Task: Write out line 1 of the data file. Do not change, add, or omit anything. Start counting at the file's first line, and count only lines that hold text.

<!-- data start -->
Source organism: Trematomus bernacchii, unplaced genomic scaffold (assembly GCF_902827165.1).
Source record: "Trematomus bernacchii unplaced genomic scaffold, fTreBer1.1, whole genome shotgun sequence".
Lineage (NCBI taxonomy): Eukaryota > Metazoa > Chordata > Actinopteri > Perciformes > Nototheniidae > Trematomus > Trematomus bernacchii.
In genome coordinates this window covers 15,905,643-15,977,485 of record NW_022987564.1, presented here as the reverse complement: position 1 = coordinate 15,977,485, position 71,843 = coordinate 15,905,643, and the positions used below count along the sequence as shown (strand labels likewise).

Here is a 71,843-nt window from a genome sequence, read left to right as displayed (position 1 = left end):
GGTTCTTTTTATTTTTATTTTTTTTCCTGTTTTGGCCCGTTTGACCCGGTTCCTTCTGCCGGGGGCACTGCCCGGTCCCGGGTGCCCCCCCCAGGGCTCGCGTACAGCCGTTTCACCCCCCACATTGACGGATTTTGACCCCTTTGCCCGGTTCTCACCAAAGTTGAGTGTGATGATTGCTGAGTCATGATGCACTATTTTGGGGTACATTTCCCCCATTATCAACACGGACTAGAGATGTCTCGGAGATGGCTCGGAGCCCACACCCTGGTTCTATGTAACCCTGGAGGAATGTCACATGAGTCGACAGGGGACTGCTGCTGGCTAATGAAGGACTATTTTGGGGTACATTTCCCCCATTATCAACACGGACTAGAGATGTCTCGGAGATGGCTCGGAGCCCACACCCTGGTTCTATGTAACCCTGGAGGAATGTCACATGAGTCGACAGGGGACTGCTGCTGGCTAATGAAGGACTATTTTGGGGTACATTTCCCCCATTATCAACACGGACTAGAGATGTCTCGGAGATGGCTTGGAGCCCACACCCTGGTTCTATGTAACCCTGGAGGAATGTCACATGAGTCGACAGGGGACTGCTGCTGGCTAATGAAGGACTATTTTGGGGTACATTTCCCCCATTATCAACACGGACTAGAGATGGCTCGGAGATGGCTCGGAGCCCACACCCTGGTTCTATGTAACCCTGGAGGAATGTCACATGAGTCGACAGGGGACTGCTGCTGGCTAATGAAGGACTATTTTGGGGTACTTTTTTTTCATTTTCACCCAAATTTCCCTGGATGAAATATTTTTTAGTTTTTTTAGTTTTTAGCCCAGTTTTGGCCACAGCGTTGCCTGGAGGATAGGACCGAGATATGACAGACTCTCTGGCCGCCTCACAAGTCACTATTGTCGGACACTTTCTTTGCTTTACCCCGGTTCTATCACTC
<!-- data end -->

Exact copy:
Source organism: Trematomus bernacchii, unplaced genomic scaffold (assembly GCF_902827165.1).